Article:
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This category is not for blogs, but for blogging platforms and websites that are about blogs. A blog is a web-based publication that shares online journals, consisting of dated entries about various topics.

Until 2009, blogs were usually the work of a single person, who would write about his life or a topic that interested him. However, in the 2010s, multiple-author blogs became popular, featuring the work of several authors, who may or may not even know one another. Then, newspapers and other media outlets, universities, advocacy groups, and other institutions began publishing blogs, often professionally edited.

The term blog is a truncation of weblog, coined by Jom Barger in December of 1997, and has since become a verb as well as a noun, and a person who blogs became known as a blogger.

Before blogging became popular, people discussed issues in digital communities such as Usenet, in online services like GEnie and CompuServe, or in Bulletin Board System (BBS) forums. In the 1990s, Internet forum software was created, allowing ongoing conversations using threads and posts.

The earliest commercial blog platform was part of the first business-to-consumer website, created by Ty, Inc. in 1995, which featured a section called "Online Diary," with entries made by featured Beanie Babies.

Today's blogs evolved from online diaries, where people would keep a running account of whatever was going on in their lives and were largely intended for distant family members. On early blogger was Justin Hall, who began personal blogging as a student at Swarthmore College in 1994. However, early blogs were manually updated parts of common websites, modeled after journals or diaries that people have maintained in written form for years.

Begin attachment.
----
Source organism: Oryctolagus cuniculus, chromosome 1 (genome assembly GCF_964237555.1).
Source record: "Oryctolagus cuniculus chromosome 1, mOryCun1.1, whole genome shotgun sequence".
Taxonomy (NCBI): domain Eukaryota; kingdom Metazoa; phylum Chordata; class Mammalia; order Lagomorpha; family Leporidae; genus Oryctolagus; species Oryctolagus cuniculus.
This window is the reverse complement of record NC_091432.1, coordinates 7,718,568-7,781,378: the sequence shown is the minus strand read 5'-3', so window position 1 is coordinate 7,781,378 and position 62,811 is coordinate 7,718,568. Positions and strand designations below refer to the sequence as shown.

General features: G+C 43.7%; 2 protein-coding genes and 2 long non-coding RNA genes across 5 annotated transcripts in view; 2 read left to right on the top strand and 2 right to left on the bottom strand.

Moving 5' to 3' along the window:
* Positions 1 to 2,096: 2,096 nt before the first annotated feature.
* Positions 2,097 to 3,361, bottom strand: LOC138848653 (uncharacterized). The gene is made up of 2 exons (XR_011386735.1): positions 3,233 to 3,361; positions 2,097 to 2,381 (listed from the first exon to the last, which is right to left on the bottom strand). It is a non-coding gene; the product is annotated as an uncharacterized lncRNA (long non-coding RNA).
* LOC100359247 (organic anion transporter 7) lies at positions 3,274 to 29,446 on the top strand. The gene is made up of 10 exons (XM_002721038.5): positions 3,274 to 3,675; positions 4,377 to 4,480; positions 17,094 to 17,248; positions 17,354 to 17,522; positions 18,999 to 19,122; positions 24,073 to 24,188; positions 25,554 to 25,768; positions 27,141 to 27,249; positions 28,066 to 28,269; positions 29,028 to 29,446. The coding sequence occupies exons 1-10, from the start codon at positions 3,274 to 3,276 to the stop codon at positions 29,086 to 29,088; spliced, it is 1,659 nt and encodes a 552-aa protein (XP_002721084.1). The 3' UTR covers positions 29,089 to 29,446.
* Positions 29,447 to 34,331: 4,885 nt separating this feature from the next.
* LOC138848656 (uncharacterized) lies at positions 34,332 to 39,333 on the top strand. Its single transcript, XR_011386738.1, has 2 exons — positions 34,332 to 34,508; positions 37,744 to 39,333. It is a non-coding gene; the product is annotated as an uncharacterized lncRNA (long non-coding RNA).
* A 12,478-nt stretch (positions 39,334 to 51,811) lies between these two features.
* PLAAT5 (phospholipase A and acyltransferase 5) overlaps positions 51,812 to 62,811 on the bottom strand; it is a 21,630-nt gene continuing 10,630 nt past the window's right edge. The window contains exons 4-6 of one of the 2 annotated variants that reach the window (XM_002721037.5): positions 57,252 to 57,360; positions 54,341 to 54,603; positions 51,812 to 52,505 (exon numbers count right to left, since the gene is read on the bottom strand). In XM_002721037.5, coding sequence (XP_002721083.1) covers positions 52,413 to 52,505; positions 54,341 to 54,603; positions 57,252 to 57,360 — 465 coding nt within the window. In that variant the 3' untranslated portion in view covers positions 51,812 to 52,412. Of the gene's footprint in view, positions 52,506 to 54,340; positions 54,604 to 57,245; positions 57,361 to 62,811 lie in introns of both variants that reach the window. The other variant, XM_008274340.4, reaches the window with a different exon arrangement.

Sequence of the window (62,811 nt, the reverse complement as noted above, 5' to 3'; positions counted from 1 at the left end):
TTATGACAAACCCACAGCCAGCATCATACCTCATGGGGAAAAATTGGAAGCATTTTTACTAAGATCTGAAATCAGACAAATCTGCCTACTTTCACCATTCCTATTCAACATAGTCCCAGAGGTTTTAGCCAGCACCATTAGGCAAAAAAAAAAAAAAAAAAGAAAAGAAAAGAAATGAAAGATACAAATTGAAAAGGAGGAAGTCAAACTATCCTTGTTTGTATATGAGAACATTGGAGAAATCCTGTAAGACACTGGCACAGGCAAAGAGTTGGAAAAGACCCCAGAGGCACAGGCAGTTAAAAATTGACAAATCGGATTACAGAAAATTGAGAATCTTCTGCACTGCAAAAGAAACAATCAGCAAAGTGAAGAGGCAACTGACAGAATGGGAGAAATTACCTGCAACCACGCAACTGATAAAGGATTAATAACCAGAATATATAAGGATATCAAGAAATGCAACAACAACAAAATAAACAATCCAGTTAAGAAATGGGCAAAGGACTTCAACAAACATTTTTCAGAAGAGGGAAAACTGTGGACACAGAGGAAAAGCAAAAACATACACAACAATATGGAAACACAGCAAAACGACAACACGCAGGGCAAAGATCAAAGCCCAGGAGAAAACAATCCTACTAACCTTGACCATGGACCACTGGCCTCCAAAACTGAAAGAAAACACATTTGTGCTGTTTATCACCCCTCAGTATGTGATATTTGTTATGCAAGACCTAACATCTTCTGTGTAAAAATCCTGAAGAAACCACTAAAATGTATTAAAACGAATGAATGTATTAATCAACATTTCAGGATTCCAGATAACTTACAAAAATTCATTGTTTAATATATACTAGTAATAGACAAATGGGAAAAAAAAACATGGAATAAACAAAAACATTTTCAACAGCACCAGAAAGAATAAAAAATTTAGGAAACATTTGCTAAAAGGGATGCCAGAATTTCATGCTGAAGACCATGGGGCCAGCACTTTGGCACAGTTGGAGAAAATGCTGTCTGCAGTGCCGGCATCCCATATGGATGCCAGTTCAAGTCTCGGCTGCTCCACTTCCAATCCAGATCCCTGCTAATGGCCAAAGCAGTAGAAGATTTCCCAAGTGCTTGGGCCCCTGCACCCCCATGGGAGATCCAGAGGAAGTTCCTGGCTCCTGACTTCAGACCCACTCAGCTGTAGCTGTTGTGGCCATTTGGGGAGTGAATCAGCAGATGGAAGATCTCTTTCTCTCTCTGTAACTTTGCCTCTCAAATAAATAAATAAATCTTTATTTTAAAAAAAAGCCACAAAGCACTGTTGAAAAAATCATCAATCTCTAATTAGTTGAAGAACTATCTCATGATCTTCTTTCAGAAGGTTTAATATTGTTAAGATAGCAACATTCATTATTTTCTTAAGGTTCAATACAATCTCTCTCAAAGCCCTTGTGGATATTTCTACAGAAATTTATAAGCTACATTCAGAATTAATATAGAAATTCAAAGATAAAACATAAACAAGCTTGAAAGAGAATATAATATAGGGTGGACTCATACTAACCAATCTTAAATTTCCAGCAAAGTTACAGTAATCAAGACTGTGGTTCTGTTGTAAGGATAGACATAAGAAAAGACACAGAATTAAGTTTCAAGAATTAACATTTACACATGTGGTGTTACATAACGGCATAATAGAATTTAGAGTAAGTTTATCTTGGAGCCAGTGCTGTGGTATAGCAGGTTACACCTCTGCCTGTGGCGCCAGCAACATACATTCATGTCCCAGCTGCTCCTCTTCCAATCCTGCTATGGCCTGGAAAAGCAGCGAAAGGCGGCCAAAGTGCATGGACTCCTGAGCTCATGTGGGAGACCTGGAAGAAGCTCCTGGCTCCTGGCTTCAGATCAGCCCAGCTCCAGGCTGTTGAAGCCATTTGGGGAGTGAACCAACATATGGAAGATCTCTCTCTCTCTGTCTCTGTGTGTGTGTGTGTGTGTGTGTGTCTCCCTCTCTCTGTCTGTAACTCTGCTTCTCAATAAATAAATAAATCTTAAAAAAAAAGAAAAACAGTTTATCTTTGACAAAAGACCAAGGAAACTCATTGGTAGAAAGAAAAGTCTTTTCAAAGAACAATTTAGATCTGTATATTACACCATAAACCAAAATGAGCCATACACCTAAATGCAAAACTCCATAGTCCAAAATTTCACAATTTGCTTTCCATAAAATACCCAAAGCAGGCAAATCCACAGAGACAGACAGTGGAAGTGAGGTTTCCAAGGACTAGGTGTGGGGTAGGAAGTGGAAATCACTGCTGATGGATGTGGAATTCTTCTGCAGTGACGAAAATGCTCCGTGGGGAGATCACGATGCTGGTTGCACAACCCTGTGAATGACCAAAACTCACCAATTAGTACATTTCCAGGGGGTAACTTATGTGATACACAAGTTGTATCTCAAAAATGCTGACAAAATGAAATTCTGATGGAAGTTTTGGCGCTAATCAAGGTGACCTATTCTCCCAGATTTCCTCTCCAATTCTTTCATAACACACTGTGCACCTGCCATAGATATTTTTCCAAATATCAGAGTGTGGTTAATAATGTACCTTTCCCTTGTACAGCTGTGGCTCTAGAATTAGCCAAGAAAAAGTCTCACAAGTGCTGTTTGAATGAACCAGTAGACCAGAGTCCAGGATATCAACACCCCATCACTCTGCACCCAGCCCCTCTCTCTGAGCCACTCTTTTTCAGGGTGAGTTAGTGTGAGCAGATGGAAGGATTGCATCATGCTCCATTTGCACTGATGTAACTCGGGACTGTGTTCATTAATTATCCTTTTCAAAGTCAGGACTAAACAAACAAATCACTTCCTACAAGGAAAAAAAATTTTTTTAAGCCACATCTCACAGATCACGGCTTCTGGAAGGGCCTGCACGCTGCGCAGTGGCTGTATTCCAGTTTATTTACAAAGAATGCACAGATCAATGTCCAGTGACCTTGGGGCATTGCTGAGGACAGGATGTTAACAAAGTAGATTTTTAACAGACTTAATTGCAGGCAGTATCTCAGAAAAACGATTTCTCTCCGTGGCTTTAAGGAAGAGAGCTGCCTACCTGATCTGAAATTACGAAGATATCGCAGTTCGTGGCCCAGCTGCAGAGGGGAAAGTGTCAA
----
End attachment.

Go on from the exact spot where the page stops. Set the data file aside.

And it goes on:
Eventually, the software was introduced to facilitate the creation and maintenance of weblogs, generally posted in reverse chronological order, making the process easier and more accessible to people who were less technically inclined. Open Diary, LiveJournal, and Blogger were among the first dedicated blogging platforms. By the mid-2000s, blogs became mainstream.

Blogs can be hosted on regular web hosting services or on dedicated blog hosting services, while some blogging platforms are maintained through the use of downloadable blog software, with updates uploaded to a server.

There are several different types of blogs, differing according to the type of content presented, as well as in the manner in which the content is delivered.

Personal blogs are maintained by a single individual, and generally serve as an ongoing online diary or journal. Group blogs are written by multiple authors, whose topics generally follow a common theme, such as advocacy issues, politics, or entertainment. Corporate or organizational blogs are sometimes available only to employees on a company Intranet, although many companies maintain public blogs for branding purposes, many of which use ghostwriters.

Blogs may also be identified according to their topics, such as education blogs, legal blogs, music blogs, political blogs, and travel blogs.

Blogs that focus on videos are known as vlogs, while those that concentrate on photos are photoblogs.

The community of blogs and bloggers is often referred to collectively as the blogosphere.

As discussed in the opening paragraph, this category is for topics related to blogs, such as websites featuring blog software or blog platforms, as well as those offering guidance or suggestions for blogging, but it is not intended to be a list of blogs. The Aviva Directory does maintain a blog directory, known as the Aviva Blog Directory, which is listed below.



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